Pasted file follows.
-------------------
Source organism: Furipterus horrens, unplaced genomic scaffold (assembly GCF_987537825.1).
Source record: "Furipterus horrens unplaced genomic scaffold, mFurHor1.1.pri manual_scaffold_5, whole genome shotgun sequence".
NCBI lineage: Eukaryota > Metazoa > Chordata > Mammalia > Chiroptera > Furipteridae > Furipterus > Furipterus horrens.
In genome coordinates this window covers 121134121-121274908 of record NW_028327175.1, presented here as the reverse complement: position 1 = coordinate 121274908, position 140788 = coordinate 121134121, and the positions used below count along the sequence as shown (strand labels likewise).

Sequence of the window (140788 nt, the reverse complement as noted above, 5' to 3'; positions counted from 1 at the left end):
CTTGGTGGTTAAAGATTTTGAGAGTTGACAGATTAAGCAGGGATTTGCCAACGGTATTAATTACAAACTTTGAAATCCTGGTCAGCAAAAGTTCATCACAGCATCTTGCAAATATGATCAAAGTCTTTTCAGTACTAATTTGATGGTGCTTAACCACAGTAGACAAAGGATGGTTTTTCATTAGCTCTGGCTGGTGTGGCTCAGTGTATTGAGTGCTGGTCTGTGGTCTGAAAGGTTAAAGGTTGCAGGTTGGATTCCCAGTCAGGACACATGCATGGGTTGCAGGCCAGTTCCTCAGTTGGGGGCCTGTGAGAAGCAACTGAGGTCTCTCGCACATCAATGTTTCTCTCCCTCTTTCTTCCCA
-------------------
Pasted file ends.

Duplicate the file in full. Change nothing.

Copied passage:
Source organism: Furipterus horrens, unplaced genomic scaffold (assembly GCF_987537825.1).
Source record: "Furipterus horrens unplaced genomic scaffold, mFurHor1.1.pri manual_scaffold_5, whole genome shotgun sequence".
NCBI lineage: Eukaryota > Metazoa > Chordata > Mammalia > Chiroptera > Furipteridae > Furipterus > Furipterus horrens.
In genome coordinates this window covers 121134121-121274908 of record NW_028327175.1, presented here as the reverse complement: position 1 = coordinate 121274908, position 140788 = coordinate 121134121, and the positions used below count along the sequence as shown (strand labels likewise).

Sequence of the window (140788 nt, the reverse complement as noted above, 5' to 3'; positions counted from 1 at the left end):
CTTGGTGGTTAAAGATTTTGAGAGTTGACAGATTAAGCAGGGATTTGCCAACGGTATTAATTACAAACTTTGAAATCCTGGTCAGCAAAAGTTCATCACAGCATCTTGCAAATATGATCAAAGTCTTTTCAGTACTAATTTGATGGTGCTTAACCACAGTAGACAAAGGATGGTTTTTCATTAGCTCTGGCTGGTGTGGCTCAGTGTATTGAGTGCTGGTCTGTGGTCTGAAAGGTTAAAGGTTGCAGGTTGGATTCCCAGTCAGGACACATGCATGGGTTGCAGGCCAGTTCCTCAGTTGGGGGCCTGTGAGAAGCAACTGAGGTCTCTCGCACATCAATGTTTCTCTCCCTCTTTCTTCCCA